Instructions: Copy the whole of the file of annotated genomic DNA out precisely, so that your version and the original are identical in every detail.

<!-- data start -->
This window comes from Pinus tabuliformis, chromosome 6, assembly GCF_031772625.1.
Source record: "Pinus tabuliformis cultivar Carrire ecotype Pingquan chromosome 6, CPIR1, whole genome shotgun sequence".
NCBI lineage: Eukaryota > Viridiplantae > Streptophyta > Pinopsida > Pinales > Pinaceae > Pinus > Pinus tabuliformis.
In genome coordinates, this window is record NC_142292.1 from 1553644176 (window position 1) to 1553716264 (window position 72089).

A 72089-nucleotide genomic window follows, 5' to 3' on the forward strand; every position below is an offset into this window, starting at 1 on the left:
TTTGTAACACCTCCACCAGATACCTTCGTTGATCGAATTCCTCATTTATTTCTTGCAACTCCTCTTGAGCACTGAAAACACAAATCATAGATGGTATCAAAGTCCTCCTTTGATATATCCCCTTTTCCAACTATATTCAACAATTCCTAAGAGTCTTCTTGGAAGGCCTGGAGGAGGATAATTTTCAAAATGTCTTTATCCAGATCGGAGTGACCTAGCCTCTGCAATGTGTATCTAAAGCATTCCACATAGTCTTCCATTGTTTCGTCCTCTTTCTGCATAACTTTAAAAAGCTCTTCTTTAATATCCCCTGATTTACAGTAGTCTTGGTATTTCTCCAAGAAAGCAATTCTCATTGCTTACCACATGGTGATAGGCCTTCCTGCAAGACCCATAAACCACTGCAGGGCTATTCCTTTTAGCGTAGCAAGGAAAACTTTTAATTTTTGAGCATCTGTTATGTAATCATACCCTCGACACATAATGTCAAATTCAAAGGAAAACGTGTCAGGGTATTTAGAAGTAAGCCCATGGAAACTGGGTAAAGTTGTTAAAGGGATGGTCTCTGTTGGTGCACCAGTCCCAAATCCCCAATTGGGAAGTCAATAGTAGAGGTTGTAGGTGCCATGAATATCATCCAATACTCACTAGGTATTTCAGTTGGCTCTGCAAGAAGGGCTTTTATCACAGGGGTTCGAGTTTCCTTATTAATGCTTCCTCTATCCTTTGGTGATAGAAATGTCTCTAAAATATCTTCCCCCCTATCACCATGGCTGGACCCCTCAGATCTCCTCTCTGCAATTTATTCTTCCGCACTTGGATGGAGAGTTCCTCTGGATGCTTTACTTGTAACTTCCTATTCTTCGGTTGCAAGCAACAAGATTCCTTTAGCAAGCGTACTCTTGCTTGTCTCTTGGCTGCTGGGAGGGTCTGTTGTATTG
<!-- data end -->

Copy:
This window comes from Pinus tabuliformis, chromosome 6, assembly GCF_031772625.1.
Source record: "Pinus tabuliformis cultivar Carrire ecotype Pingquan chromosome 6, CPIR1, whole genome shotgun sequence".
NCBI lineage: Eukaryota > Viridiplantae > Streptophyta > Pinopsida > Pinales > Pinaceae > Pinus > Pinus tabuliformis.
In genome coordinates, this window is record NC_142292.1 from 1553644176 (window position 1) to 1553716264 (window position 72089).

A 72089-nucleotide genomic window follows, 5' to 3' on the forward strand; every position below is an offset into this window, starting at 1 on the left:
TTTGTAACACCTCCACCAGATACCTTCGTTGATCGAATTCCTCATTTATTTCTTGCAACTCCTCTTGAGCACTGAAAACACAAATCATAGATGGTATCAAAGTCCTCCTTTGATATATCCCCTTTTCCAACTATATTCAACAATTCCTAAGAGTCTTCTTGGAAGGCCTGGAGGAGGATAATTTTCAAAATGTCTTTATCCAGATCGGAGTGACCTAGCCTCTGCAATGTGTATCTAAAGCATTCCACATAGTCTTCCATTGTTTCGTCCTCTTTCTGCATAACTTTAAAAAGCTCTTCTTTAATATCCCCTGATTTACAGTAGTCTTGGTATTTCTCCAAGAAAGCAATTCTCATTGCTTACCACATGGTGATAGGCCTTCCTGCAAGACCCATAAACCACTGCAGGGCTATTCCTTTTAGCGTAGCAAGGAAAACTTTTAATTTTTGAGCATCTGTTATGTAATCATACCCTCGACACATAATGTCAAATTCAAAGGAAAACGTGTCAGGGTATTTAGAAGTAAGCCCATGGAAACTGGGTAAAGTTGTTAAAGGGATGGTCTCTGTTGGTGCACCAGTCCCAAATCCCCAATTGGGAAGTCAATAGTAGAGGTTGTAGGTGCCATGAATATCATCCAATACTCACTAGGTATTTCAGTTGGCTCTGCAAGAAGGGCTTTTATCACAGGGGTTCGAGTTTCCTTATTAATGCTTCCTCTATCCTTTGGTGATAGAAATGTCTCTAAAATATCTTCCCCCCTATCACCATGGCTGGACCCCTCAGATCTCCTCTCTGCAATTTATTCTTCCGCACTTGGATGGAGAGTTCCTCTGGATGCTTTACTTGTAACTTCCTATTCTTCGGTTGCAAGCAACAAGATTCCTTTAGCAAGCGTACTCTTGCTTGTCTCTTGGCTGCTGGGAGGGTCTGTTGTATTG